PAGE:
Posts Tagged ‘Triangle Inequality’

A Small Substitution. Goes a Long Way!

Now, many of us (including me) are really troubled by some geometric inequalities which seem more difficult than many algebraic inequalities. But actually, as we shall see later, many of them are even weaker than AM-GM inequality. Now, many questions arise when I say this, but I hope those will be clarified as you read further.
Now, I start with some well known trigonometrical identities.

sin \ A = \frac {2 tan \ A/2}{1 + tan^2A/2}
cos \ A = \frac {1 - tan^2A/2}{1 + tan^2A/2}
Also, in a triangle ABC,
\sum_{cyc} tan \frac {A}{2} tan\frac {B}{2} = 1
Now, here comes our main substitution
In a triangle, Let tan\frac {A}{2} = x,tan\frac {B}{2} = y,tan\frac C 2 = z
So, we have xy + yz + zx = 1.
Substituting these in our earlier identities, we get
sin \ A = \frac {2x}{1 + x^2} = \frac {2x}{x^2 + xy + yz + zx} = \frac {2x}{(x + y)(x + z)}
cos \ A = \frac {1 - x^2}{1 + x^2} = \frac {1 - x^2}{x^2 + xy + yz + zx} = \frac {1 - x^2}{(x + y)(x + z)}
These little ideas really do go a very long way in proving many geometric inequalities.
We begin with the Hadwiger-Finsler Inequality.

\boxed{1} In a triangle ABC,

\boxed{2ab + 2bc + 2ca - a^2 - b^2 - c^2 \ge 4\sqrt {3}\Delta}
By the extended law of sines, we have
a = 2Rsin \ A, \ b = 2Rsin \ B, \ c = 2Rsin \ C
Also, \Delta = \frac {abc}{4R} = 2R^2 \prod_{cyc} sin \ A
Now, putting these values in our inequality, we get
\sum_{cyc}(8R^2sin \ Asin \ B - 4R^2sin^2A) \ge 8\sqrt {3}R^2\prod_{cyc}sin \ A
\iff \sum_{cyc}(2sin \ Asin \ B - sin^2A) \ge 2\sqrt {3}\prod_{cyc}sin \ A
HERE COMES THE SUBSTITUTION!Performing our substitution, we get
\iff \sum_{cyc}(\frac {8xy}{(x + y)^2(y + z)(z + x)} - \frac {4x^2}{(x + y)^2(y + z)^2}) \ge \frac {16\sqrt {3}xyz}{\prod(x +...
\iff \sum_{cyc}(8xy(1 + z^2) - 4x^2{y + z)^2) \ge 16\sqrt3xyz
\iff 2 - \sum_{cyc}2x^2y^2 \ge 4\sqrt3xyz
Now, \sum_{cyc}x^2y^2 = (xy + yz + zx)^2 - 2xyz(x + y + z) = 1 - 2xyz(x + y + z)
\iff 2 - 2 + 4xyz(x + y + z) \ge 4\sqrt3xyz
\iff x + y + z \ge \sqrt3
which is trivial and follows from (x + y + z)^2 \ge 3(xy + yz + zx)
Now we solve another geometric inequality by the same method, but we have to do some work before employing it. This inequality was proposed to me by Aravind Srinivas L.

\boxed{2} Given triangle ABC with cevians AD,BE,CF not necessarily concurrent, D,E,F lie on the sides BC,CA,AB respectively. Suppose AD,BE,CF are extended to meet the circumcircle of triangle ABC at P,Q,R respectively. Prove that:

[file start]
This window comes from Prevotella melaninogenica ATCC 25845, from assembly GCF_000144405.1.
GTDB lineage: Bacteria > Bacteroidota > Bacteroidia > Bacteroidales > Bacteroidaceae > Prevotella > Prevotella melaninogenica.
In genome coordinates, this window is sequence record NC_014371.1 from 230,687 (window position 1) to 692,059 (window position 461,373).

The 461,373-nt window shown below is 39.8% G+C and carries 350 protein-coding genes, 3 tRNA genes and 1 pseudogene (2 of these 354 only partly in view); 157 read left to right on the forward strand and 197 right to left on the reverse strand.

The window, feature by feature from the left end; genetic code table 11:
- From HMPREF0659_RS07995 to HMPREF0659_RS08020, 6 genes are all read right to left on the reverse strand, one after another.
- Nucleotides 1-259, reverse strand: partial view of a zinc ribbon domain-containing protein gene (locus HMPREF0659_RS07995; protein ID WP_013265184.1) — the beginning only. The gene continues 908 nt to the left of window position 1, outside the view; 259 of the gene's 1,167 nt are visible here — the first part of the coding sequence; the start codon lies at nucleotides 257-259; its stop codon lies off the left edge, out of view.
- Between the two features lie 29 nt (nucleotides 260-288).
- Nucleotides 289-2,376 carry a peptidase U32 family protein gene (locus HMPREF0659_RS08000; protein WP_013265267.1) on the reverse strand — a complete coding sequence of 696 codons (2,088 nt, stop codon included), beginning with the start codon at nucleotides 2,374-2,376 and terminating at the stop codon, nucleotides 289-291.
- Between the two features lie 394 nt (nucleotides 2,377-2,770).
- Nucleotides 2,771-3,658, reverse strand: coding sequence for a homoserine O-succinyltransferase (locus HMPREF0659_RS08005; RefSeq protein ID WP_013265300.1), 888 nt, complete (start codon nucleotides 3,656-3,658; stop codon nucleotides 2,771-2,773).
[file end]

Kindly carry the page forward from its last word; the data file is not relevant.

\frac {AD}{DP} + \frac {BE}{EQ} + \frac {CF}{FR} \ge 9
Note that \frac {AD}{DP} = \frac {[ADC]}{[CDP]} = \frac {[ADB]}{[BDP]} = \frac {[ADC] + [ADB]}{[CDP] + [BDP]} = \frac {[ABC]}{[CBP]}, where [\cdot]denotes area.
Therefore, we only have to prove,
\frac1{[ARB]} + \frac {1}{[BPC]} + \frac {1}{[CQA]} \ge \frac {9}{[ABC]}
Now, it is well known that area of a triangle maximizes (given that it is on a fixed base and circle and the third point lies on a particular arc i.e. major arc or minor arc) when the third point is the midpoint of the arc.

Therefore, it suffices to prove the given statement when P,Q,R are the midpoints of the arcs(minor) CB,AC,AB respectively. This happens if and only if AD,BE,CF are the angle bisectors of \triangle ABC.

Therefore, \angle PBC = \angle PAC = A/2 = \angle PAB = \angle PCB
Also, \angle BPC = 180 - A.
Notice also that \Delta ABC,\Delta BPC,\Delta CQA,\Delta ARB have the same circumradius. Let it be R.

Therefore, since area of any \Delta = 2R^2 \cdot sinA \cdot sinB \cdot sinC
\Rightarrow [ABC] = 2R^2 \cdot sinA \cdot sinB \cdot sinC
\Rightarrow [BPC] = 2R^2 \cdot sinA \cdot sin^2A/2
and similarly for others.
Thus our inequality becomes ready to be killed with our substitution. It becomes,

\sum_{cyc}\frac {1}{2R^2 \cdot sinA \cdot sin^2A/2} \ge \frac {9}{2R^2 \cdot sinA \cdot sinB \cdot sinC}
\iff \sum_{cyc} \frac {sinB \cdot sinC}{sin^2A/2} \ge 9
Thus, we can apply our substitution now. (if you don’t know how to go about the half angle sines then use the formula sin^2A/2 = (1 - cosA)/2)
Employing our substitution, we get
\sum_{cyc} \frac {\frac {4yz}{(y + z) \prod (x + y)}}{\frac {x^2}{(x + y)(x + z)}} \ge 9
\iff \sum_{cyc} \frac {4yz}{x^2(y + z)^2} \ge 9
Now, taking xy = p,yz = q,zx = r, this turns into
For positive reals p,q,r with p + q + r = 1,